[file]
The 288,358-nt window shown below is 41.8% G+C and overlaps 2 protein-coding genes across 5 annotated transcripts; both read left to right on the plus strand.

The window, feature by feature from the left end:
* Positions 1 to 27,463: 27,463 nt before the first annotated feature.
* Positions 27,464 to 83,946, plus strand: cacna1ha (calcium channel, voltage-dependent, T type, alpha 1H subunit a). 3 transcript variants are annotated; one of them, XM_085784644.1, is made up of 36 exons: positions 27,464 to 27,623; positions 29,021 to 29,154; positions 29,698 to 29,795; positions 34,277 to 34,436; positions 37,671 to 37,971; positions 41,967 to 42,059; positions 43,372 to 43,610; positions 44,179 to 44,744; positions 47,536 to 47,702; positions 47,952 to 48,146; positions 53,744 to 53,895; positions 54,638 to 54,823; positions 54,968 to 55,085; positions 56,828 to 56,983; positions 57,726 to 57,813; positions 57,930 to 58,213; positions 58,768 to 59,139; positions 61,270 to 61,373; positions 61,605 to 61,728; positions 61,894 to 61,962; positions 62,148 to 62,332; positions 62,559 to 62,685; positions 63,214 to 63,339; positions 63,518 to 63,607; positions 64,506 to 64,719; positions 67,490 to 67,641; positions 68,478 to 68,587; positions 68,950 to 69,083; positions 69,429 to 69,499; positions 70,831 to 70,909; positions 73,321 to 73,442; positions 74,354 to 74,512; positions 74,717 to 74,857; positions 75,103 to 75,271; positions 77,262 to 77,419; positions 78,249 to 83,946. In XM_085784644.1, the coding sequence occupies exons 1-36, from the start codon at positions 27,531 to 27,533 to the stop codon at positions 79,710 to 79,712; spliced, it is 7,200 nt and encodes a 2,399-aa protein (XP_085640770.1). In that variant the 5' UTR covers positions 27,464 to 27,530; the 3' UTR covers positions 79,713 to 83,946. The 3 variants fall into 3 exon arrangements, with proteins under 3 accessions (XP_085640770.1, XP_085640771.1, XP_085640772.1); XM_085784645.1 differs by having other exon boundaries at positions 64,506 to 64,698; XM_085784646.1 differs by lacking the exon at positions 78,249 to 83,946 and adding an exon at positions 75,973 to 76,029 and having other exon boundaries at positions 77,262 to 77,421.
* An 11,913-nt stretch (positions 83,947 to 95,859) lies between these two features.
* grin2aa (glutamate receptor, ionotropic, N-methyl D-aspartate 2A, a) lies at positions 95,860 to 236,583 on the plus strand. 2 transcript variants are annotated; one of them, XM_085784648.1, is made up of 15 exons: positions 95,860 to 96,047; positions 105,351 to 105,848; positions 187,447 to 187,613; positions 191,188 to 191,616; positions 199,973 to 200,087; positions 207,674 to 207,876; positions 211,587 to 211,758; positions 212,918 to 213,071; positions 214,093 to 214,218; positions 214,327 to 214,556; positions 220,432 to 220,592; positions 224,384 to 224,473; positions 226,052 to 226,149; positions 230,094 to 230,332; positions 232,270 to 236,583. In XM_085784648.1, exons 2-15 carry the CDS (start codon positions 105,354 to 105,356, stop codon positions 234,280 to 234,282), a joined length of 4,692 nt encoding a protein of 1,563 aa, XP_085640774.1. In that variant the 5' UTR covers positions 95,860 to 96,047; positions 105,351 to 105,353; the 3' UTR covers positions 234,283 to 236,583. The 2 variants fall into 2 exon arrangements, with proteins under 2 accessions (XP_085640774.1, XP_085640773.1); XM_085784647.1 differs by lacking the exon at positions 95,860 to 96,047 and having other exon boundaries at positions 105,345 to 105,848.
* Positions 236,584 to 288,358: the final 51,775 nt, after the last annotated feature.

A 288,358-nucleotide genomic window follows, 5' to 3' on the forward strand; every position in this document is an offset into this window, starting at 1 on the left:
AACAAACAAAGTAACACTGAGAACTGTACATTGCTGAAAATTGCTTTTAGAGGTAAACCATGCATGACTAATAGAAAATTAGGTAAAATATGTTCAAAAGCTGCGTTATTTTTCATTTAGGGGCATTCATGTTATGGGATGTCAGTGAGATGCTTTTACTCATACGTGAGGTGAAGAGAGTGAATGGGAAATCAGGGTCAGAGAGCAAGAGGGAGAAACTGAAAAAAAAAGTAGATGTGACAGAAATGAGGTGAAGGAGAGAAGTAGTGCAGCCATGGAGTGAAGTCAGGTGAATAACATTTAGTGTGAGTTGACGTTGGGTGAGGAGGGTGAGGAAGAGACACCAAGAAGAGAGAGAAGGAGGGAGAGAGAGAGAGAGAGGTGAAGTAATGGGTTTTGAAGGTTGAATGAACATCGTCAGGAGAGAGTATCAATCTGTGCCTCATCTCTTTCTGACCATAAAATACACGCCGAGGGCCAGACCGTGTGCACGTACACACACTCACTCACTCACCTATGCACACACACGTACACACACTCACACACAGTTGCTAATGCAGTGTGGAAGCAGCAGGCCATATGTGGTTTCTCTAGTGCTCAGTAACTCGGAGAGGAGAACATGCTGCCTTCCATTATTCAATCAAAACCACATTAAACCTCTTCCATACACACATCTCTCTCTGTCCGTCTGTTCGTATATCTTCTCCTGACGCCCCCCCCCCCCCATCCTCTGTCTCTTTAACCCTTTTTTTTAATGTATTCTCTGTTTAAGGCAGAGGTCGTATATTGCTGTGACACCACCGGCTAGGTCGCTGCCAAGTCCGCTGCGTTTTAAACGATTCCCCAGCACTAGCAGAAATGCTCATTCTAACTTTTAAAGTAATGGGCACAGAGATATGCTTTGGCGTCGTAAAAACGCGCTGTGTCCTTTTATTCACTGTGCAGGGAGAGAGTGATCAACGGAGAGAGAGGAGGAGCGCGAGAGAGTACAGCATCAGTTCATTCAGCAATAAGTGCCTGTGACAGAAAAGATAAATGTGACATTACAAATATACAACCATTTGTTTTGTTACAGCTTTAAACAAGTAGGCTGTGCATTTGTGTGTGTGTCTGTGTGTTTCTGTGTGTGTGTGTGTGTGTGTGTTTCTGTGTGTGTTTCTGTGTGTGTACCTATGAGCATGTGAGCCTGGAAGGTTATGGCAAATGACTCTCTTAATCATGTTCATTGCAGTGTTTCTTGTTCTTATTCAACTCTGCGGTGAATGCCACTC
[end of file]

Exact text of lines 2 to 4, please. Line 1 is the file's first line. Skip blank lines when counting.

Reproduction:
The window, feature by feature from the left end:
* Positions 1 to 27,463: 27,463 nt before the first annotated feature.
* Positions 27,464 to 83,946, plus strand: cacna1ha (calcium channel, voltage-dependent, T type, alpha 1H subunit a). 3 transcript variants are annotated; one of them, XM_085784644.1, is made up of 36 exons: positions 27,464 to 27,623; positions 29,021 to 29,154; positions 29,698 to 29,795; positions 34,277 to 34,436; positions 37,671 to 37,971; positions 41,967 to 42,059; positions 43,372 to 43,610; positions 44,179 to 44,744; positions 47,536 to 47,702; positions 47,952 to 48,146; positions 53,744 to 53,895; positions 54,638 to 54,823; positions 54,968 to 55,085; positions 56,828 to 56,983; positions 57,726 to 57,813; positions 57,930 to 58,213; positions 58,768 to 59,139; positions 61,270 to 61,373; positions 61,605 to 61,728; positions 61,894 to 61,962; positions 62,148 to 62,332; positions 62,559 to 62,685; positions 63,214 to 63,339; positions 63,518 to 63,607; positions 64,506 to 64,719; positions 67,490 to 67,641; positions 68,478 to 68,587; positions 68,950 to 69,083; positions 69,429 to 69,499; positions 70,831 to 70,909; positions 73,321 to 73,442; positions 74,354 to 74,512; positions 74,717 to 74,857; positions 75,103 to 75,271; positions 77,262 to 77,419; positions 78,249 to 83,946. In XM_085784644.1, the coding sequence occupies exons 1-36, from the start codon at positions 27,531 to 27,533 to the stop codon at positions 79,710 to 79,712; spliced, it is 7,200 nt and encodes a 2,399-aa protein (XP_085640770.1). In that variant the 5' UTR covers positions 27,464 to 27,530; the 3' UTR covers positions 79,713 to 83,946. The 3 variants fall into 3 exon arrangements, with proteins under 3 accessions (XP_085640770.1, XP_085640771.1, XP_085640772.1); XM_085784645.1 differs by having other exon boundaries at positions 64,506 to 64,698; XM_085784646.1 differs by lacking the exon at positions 78,249 to 83,946 and adding an exon at positions 75,973 to 76,029 and having other exon boundaries at positions 77,262 to 77,421.